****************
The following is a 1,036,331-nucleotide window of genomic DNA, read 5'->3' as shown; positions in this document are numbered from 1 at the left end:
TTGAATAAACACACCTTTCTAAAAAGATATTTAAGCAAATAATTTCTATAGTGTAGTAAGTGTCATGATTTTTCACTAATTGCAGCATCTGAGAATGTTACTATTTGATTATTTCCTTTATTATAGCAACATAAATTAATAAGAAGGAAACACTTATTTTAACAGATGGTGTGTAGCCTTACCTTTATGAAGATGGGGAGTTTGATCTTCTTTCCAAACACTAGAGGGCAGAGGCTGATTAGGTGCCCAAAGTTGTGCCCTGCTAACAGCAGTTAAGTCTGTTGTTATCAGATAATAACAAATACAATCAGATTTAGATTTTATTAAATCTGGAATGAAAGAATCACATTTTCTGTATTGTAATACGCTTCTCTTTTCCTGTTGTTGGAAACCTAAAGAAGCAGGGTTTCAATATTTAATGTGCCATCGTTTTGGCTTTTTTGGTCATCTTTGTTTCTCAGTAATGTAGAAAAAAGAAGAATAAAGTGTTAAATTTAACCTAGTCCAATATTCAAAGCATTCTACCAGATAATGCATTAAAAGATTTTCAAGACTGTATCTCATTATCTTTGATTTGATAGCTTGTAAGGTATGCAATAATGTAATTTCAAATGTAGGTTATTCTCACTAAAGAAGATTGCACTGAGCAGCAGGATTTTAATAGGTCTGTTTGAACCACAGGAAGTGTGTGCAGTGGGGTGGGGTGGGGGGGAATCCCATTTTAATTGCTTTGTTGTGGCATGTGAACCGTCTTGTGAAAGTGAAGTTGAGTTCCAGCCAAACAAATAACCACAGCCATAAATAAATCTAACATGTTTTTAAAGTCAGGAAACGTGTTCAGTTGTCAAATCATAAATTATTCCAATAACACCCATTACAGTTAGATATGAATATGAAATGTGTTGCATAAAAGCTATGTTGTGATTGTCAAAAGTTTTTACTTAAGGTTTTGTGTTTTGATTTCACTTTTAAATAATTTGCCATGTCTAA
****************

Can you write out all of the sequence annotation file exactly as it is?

The following is a 1,036,331-nucleotide window of genomic DNA, read 5'->3' as shown; positions in this document are numbered from 1 at the left end:
TTGAATAAACACACCTTTCTAAAAAGATATTTAAGCAAATAATTTCTATAGTGTAGTAAGTGTCATGATTTTTCACTAATTGCAGCATCTGAGAATGTTACTATTTGATTATTTCCTTTATTATAGCAACATAAATTAATAAGAAGGAAACACTTATTTTAACAGATGGTGTGTAGCCTTACCTTTATGAAGATGGGGAGTTTGATCTTCTTTCCAAACACTAGAGGGCAGAGGCTGATTAGGTGCCCAAAGTTGTGCCCTGCTAACAGCAGTTAAGTCTGTTGTTATCAGATAATAACAAATACAATCAGATTTAGATTTTATTAAATCTGGAATGAAAGAATCACATTTTCTGTATTGTAATACGCTTCTCTTTTCCTGTTGTTGGAAACCTAAAGAAGCAGGGTTTCAATATTTAATGTGCCATCGTTTTGGCTTTTTTGGTCATCTTTGTTTCTCAGTAATGTAGAAAAAAGAAGAATAAAGTGTTAAATTTAACCTAGTCCAATATTCAAAGCATTCTACCAGATAATGCATTAAAAGATTTTCAAGACTGTATCTCATTATCTTTGATTTGATAGCTTGTAAGGTATGCAATAATGTAATTTCAAATGTAGGTTATTCTCACTAAAGAAGATTGCACTGAGCAGCAGGATTTTAATAGGTCTGTTTGAACCACAGGAAGTGTGTGCAGTGGGGTGGGGTGGGGGGGAATCCCATTTTAATTGCTTTGTTGTGGCATGTGAACCGTCTTGTGAAAGTGAAGTTGAGTTCCAGCCAAACAAATAACCACAGCCATAAATAAATCTAACATGTTTTTAAAGTCAGGAAACGTGTTCAGTTGTCAAATCATAAATTATTCCAATAACACCCATTACAGTTAGATATGAATATGAAATGTGTTGCATAAAAGCTATGTTGTGATTGTCAAAAGTTTTTACTTAAGGTTTTGTGTTTTGATTTCACTTTTAAATAATTTGCCATGTCTAA